I somewhat question the posibility of buying one of these boats and putting her into offshore capable condition. Wwhile most of these boats have been adapted for offshore use and have been sailed successfully offshore, for the most part, the boats on your list began life as racer-coastal cruisers. Most are 35 or 40 years old boats and one that you would find for sale in your price range is likely to be very tired and in need of serious upgrade before going offshore. Even doing your own work, it would be easy to drop $15-20K into bringing one up to condition and equipment level that would make one suitable for "crossing oceans".

In other words, as would be the case with almost any boat of that age, you can expect to have to do a lot of deferred maintenance and upgrades before going offshore. Like any boat from this era, boats of like these are likely to require some combination of:
-New sails designed for offshore use,
-Engine rebuild or replacement,
-New offshore capable deck hardware and ground tackle handling gear,
-Reworked electrical system (These boats were built before tinned wiring and with exceptionally simple systems),
-Windvane and/or electronic autopilot,
-Upgrade or replacement of chainplates, mast step and associated suporting structure, standing and running rigging that are beyond their useful lifespan,
-Replacement or rebuild of worn out or out of date deck, galley, and head hardware,
-Worn out upholstery,
-Non skid in need of renewing,
-Out of date or totally absent offshore style safety gear,
-Electronics that are non operational, or in need of updating,
-Thru hulls and seacocks in need of replacement,
-Blister, fatigue, rudder, rotten bulkheads, failed tabbing, hull deck joint or deck coring problems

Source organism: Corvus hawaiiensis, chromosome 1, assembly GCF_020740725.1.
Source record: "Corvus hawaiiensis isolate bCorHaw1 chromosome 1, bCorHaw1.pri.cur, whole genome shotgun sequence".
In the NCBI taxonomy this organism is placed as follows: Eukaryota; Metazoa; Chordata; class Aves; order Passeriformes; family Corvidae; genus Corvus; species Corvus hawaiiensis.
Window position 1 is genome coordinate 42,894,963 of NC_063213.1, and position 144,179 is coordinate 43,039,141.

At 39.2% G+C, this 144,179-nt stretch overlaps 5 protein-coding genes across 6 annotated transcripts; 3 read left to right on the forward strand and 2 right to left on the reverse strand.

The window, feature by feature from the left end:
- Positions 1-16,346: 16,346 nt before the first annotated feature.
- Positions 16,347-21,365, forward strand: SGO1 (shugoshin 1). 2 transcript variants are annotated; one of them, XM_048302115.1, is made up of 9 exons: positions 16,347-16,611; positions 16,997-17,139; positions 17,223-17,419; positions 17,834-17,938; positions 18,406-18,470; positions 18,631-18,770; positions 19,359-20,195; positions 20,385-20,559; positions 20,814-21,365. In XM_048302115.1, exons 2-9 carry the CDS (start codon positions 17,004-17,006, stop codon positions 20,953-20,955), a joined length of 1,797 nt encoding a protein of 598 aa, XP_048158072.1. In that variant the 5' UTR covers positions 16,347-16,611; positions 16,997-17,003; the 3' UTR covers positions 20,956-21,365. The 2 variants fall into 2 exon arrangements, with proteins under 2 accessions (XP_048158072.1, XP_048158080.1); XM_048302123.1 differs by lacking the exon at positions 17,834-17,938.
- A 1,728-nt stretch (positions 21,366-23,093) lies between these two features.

-Keel bolt replacement (bolt on keel) or delamination of the hull from the ballast for a glassed in keel.

I also want to strongly support Moe's suggestion regarding the late 1970's era Southern Cross 31. (Newer versions are out of your price range) If you are interested in buying an inexpensive, small, traditional, long keel, offshore capable singlehander, the Southern Cross 31 is about as good as they get. These boats were designed as no gimick offshore capable designs. They came with sensible rigs and good tankage. They have enough displacement to carry the kinds of supplies and gear required for offshore cruising. Although very simply constucted, Ryder did a really nice job building these boats to a higher standard than was the norm. Most had diesels from the factory. Their outboard rudder is very adaptable to a simple home built trim-tab servo type self-steering vane. One shortcoming that I came across with these boats is that they had a fiberglass fuel tank which did not hold up all that well, allowing some diesel seepage over time.

I would also suggest that you add the similar concept Allied Seawind to your list of candidates.

Good luck,
Jeff
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Old 05-19-2006
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Hey, Jeff, while you're at it ...

What do you think of the Bristol 34, re seaworthiness? I saw one for sale today. It's pretty roomy inside and seems well kept, but I noticed that the companionway sill is lower than the top of the cockpit footwell. How bad is that?
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I really like the Bristol 33-34's. Good boats all around.

Jeff
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Old 05-19-2006
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Quote:
Originally Posted by Jeff_H
I really like the Bristol 33-34's. Good boats all around.
That's encouraging - and thanks for answering. But do you think the 5'6" draft is a major disadvantage for Chesapeake-Bay cruising?
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Might as well add that besides the B.34, I'm thinking about the Pearson 35 for sale in Annapolis with a low-thirties asking price (which I've seen) and the Tartan 34C in Norfolk (which I haven't seen). Maintenance expense is another concern, but I don't know if that favors one over another.
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Old 07-08-2006
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Thumbs up Thanks

A big thank-you to all who replied to my question.
Between the answers I received and what I was able to learn from other post on this site, I am well on my way to achieving what I set out to do.
I will have more questions as time goes by and I will post them here.
Thanks again.
Jim.